App aptitude: Smartphones ease tasks for disabled, elderly people.

Barb Griffin never thought she would be able to surf the Web, read books or watch TV. She never thought she would be able to check the weather and follow along during Bible study.

She never thought any of that was possible because she is blind.

Griffin, 69, was born legally blind, and her sight has worsened with age.

“I’m down to light and shadows,” she said.

But now, with the help of Missouri’s Telecommunications Access Program Wireless Project, Griffin can do things she never imagined. The TAP Wireless Project is in its second year of a pilot program and will be available to the public in 2016. Griffin was one of the guinea pigs for the project, which gives people with hearing impairments and low vision a tablet or smartphone to use and stay connected in their daily lives.

There are many applications on the iPhone that help people with low vision. And most of them come on every phone — most of us just don’t realize it. The voiceover capability reads everything that appears on the screen. Griffin can run her finger across the screen, and the voiceover will tell her which app her finger is hovering over. She just double-taps to open the app.

Griffin mainly uses her phone to stay in touch with family and friends, but the phone helps her in other ways, too. There is a color app that scans an item and tells her what color it is. Before this, Griffin needed help matching outfits, but now she can match them herself.

A similar app scans money and tells Griffin which bill she is holding.

The voiceover helps her access the weather app. When the sun sets, she knows to turn on the lights in her home, “so people know I’m home,” she said. She also knows when to head home when she is walking her sight dog, Mardi Gras, around the neighborhood.

She can even take pictures with her phone.

“People can point me in the right direction, and” the phone “will click when it focuses on what it thinks I want,” Griffin explained. Then all she has to do is double tap the screen.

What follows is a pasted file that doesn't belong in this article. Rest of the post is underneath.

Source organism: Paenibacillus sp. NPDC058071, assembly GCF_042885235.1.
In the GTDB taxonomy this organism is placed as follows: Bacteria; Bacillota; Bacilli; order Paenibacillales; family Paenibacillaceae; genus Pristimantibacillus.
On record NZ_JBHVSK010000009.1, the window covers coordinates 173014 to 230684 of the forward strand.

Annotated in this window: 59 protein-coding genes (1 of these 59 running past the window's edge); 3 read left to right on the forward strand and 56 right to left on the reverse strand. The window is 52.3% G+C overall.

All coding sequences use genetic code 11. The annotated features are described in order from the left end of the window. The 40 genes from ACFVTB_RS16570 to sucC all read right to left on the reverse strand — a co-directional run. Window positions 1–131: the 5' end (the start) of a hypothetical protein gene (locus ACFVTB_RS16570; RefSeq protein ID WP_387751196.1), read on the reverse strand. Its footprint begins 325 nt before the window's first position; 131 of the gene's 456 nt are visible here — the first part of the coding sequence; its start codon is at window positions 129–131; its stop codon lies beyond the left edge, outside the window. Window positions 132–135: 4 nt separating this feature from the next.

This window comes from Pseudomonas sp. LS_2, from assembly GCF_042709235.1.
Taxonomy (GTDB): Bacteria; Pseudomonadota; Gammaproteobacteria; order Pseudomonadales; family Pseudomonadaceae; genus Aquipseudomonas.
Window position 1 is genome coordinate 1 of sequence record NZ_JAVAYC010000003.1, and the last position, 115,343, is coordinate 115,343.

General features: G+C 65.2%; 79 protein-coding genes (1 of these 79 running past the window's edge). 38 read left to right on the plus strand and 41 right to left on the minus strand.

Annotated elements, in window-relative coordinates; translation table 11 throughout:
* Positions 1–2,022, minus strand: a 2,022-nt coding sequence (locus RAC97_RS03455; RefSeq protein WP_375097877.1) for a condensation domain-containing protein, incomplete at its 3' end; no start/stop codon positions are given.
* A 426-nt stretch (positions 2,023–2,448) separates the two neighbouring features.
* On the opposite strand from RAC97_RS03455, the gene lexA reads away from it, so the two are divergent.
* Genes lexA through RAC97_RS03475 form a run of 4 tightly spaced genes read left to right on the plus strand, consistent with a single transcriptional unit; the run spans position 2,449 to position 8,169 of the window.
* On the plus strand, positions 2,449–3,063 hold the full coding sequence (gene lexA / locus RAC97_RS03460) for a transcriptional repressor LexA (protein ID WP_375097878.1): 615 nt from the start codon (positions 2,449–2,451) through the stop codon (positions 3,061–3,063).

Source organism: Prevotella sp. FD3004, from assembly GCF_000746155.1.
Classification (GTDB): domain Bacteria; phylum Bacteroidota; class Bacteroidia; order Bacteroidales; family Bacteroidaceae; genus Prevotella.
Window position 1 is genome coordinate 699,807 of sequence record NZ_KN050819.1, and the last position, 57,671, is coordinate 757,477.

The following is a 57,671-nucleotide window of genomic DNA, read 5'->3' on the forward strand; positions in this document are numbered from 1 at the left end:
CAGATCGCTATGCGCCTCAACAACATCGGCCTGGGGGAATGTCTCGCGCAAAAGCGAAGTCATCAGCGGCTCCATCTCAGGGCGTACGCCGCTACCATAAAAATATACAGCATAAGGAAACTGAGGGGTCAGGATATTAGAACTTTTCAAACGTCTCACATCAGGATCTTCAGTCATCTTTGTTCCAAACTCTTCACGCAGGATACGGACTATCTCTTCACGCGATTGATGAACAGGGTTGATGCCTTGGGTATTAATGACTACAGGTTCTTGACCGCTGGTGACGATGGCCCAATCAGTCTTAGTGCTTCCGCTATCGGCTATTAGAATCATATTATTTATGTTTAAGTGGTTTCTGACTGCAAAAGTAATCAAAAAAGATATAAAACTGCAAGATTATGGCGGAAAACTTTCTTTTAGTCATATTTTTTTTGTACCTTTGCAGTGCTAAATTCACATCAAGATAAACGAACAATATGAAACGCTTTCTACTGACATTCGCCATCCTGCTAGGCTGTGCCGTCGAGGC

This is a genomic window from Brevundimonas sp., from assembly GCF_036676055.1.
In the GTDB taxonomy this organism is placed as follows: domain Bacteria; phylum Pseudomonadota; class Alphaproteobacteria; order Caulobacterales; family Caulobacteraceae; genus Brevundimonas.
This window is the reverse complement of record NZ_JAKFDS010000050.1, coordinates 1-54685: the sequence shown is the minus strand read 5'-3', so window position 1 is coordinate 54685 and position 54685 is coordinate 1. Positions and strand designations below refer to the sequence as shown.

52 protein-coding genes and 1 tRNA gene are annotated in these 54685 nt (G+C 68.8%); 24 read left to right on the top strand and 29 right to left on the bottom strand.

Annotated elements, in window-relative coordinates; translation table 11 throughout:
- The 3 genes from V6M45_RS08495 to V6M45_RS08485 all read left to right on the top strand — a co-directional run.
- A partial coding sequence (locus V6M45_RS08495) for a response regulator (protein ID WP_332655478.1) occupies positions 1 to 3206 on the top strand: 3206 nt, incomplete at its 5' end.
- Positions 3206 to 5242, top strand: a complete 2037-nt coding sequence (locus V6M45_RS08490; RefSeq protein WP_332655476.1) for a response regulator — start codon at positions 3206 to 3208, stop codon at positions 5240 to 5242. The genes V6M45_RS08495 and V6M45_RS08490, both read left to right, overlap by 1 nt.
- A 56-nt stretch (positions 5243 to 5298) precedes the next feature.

With the color-matching app, Griffin now plans to try painting, something she has not done in years because of her worsening sight. She knows how each brush stroke feels, but trying to mix colors was the hardest part. She thinks the app will help.


TAP Wireless joined two other TAP programs hosted by Missouri Assistive Technology, or MAT: TAP for telephone, TAP-T, and TAP for Internet, TAP-I. The programs provide adapted landline telephone and computer technology for people who would have trouble using standard equipment. Adapted technology can range from sound amplifiers and bigger buttons on phones to adaptive screen readers and alternate mouse options on computers.

TAP-T and TAP-I have been operating for a while, but MAT saw a need to jump into the wireless age, said Marty Exline, MAT director.

“Telecommunications is just changing so much, and we wanted to see that people with disabilities weren’t being left behind because they didn’t have the technology to communicate with grandkids, apply for jobs” or check online, he said.

Missouri is one of roughly 15 states with a program like TAP Wireless, but MAT program coordinator Stacy Brady said Missouri is doing more

The “disabilities we’re serving are different,” she said. TAP Wireless is for someone with “pretty much any disability that interferes with someone’s ability to use telecommunications.”

To read the rest of this article, published in the Columbia Daily Tribune, please click here.